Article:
WHITNEY CUMMINGS: MONEY SHOT
MOVIE: **1/2 (out of 5)
DVD EXPERIENCE: * (out of 5)
BY KEVIN CARR
WHAT IT’S ABOUT
Comedienne Whitney Cummings takes the stage in her television special, giving her take on dating, masturbation, pornography, childbirth, why she thinks she’d look like a European boy on a stripper pole and other key issues that make the great void between men and women.
WHAT I LIKED
Comedy Central television specials are like certain genre flicks, like romantic comedies and Madea movies. They are not made to bring in a new audience, but rather to rally the support of existing fans. Unlike a dangerously divisive comedy club audience or late-night talk show spot, the people whose butts are in the seats are fans. In this sense, the deck is stacked towards the comedian, not like a local comedy theater troupe who has more shills in the audience than paying customers, but rather in the sense that they already like the star.
This is both the best way to see a comedian and the worst way. On the good side, you get to see them when they are most comfortable. On the other hand, they don’t have anything to prove because the audience paid through the nose to see the show. The jokes tend to play better as the audience is most accepting. It’s so much easier to watching something like this than an extended piece in which they struggle for every laugh. We all remember what happened to Kirk Fox when he opened for Charlie Sheen in Detroit.
Whitney Cummings definitely has a captive audience in this Comedy Central special, and she milks it for all its worth. She delivers her best material and gets a laugh for every joke. I felt good for the girl, even when the jokes weren’t the best. Though I’m not sure that’s the point of a stand-up comedy special.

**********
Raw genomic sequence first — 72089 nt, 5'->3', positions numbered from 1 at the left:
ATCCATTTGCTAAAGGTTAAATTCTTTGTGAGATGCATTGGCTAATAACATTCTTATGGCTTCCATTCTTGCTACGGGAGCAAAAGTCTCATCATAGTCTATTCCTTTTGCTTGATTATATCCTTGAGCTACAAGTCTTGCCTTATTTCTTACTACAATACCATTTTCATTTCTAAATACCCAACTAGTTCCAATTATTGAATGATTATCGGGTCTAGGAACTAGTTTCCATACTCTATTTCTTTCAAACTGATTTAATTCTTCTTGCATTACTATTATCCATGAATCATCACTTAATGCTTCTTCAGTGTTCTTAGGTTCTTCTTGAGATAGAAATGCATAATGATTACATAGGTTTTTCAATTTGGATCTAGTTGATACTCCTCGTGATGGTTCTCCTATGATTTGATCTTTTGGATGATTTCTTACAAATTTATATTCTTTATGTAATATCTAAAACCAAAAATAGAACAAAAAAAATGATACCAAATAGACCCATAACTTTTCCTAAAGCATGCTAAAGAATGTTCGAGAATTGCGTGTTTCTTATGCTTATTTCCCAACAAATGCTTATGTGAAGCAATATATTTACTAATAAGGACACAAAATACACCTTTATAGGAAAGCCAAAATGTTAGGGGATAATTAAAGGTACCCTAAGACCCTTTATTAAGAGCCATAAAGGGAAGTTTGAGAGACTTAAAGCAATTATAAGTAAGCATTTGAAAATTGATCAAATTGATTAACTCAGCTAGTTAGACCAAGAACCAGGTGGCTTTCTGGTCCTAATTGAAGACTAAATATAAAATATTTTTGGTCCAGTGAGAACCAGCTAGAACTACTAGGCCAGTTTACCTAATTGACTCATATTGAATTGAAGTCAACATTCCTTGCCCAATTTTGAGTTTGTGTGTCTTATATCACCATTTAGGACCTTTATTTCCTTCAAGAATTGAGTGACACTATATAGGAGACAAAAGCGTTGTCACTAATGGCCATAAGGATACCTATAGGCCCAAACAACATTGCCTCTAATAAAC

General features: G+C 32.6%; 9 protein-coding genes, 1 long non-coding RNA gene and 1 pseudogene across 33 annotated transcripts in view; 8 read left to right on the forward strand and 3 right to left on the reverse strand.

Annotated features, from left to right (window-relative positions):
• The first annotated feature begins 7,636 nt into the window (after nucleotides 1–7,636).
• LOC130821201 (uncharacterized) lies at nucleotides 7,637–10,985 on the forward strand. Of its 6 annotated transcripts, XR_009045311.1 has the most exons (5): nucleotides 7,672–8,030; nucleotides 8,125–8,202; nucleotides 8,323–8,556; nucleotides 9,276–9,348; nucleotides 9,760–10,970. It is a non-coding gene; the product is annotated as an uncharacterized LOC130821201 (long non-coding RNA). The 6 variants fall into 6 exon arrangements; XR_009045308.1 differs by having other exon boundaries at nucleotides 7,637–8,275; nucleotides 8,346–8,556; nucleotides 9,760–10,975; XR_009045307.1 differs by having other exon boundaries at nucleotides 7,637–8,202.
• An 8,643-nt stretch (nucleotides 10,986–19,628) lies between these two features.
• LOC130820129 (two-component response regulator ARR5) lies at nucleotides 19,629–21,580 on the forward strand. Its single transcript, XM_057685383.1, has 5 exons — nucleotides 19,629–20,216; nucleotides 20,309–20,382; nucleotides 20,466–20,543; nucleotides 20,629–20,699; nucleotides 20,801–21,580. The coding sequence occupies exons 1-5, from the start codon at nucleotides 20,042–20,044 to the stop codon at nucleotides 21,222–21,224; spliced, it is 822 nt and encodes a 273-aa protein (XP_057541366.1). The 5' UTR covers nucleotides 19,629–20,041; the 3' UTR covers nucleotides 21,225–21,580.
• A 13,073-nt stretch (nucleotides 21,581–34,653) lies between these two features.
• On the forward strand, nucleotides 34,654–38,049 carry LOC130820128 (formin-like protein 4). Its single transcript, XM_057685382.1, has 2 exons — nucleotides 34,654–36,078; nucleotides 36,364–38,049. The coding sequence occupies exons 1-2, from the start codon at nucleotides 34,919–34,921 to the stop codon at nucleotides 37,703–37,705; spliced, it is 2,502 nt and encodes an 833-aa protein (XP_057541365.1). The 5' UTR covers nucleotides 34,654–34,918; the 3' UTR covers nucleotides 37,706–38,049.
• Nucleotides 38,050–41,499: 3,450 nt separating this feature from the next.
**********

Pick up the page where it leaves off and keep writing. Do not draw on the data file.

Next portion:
WHAT I DIDN’T LIKE
There were several places where I laughed in this special. Cummings does have a few good jokes. Unfortunately, they’re lumped in with a bunch of retread jokes from the 80s and 90s stand-up comedy cable explosion.
Do we need to go down the road about men having erections every morning and women being able to make babies? Do we really need to tell the same jokes about how the fashion industry makes fashion so women are uncomfortable? Do we really need to be reminded that men can be emotionally detached during sex while women are emotionally clingy? There is some fresh material within all these rehashed subjects, but not nearly enough.
Finally, Cummings faces a great challenge as a comedienne in the fact that she is, indeed, a good looking lady. Hot men and women usually don’t make it in comedy, mainly because it’s hard to make fun of themselves when they are physically attractive. Cummings does her best to combat this by using alarmingly harsh lighting, pulling her hair back tighter than a virgin on prom night and claiming her breasts aren’t big enough. But in the end, her bellyaching about relationships is cobbled by the fact that she’s better looking than much of her audience.
Sadly, nothing beyond the 48-minute TV special.
WHO’S GOING TO LIKE THIS MOVIE
Fans of Whitney Cummings’ stand-up.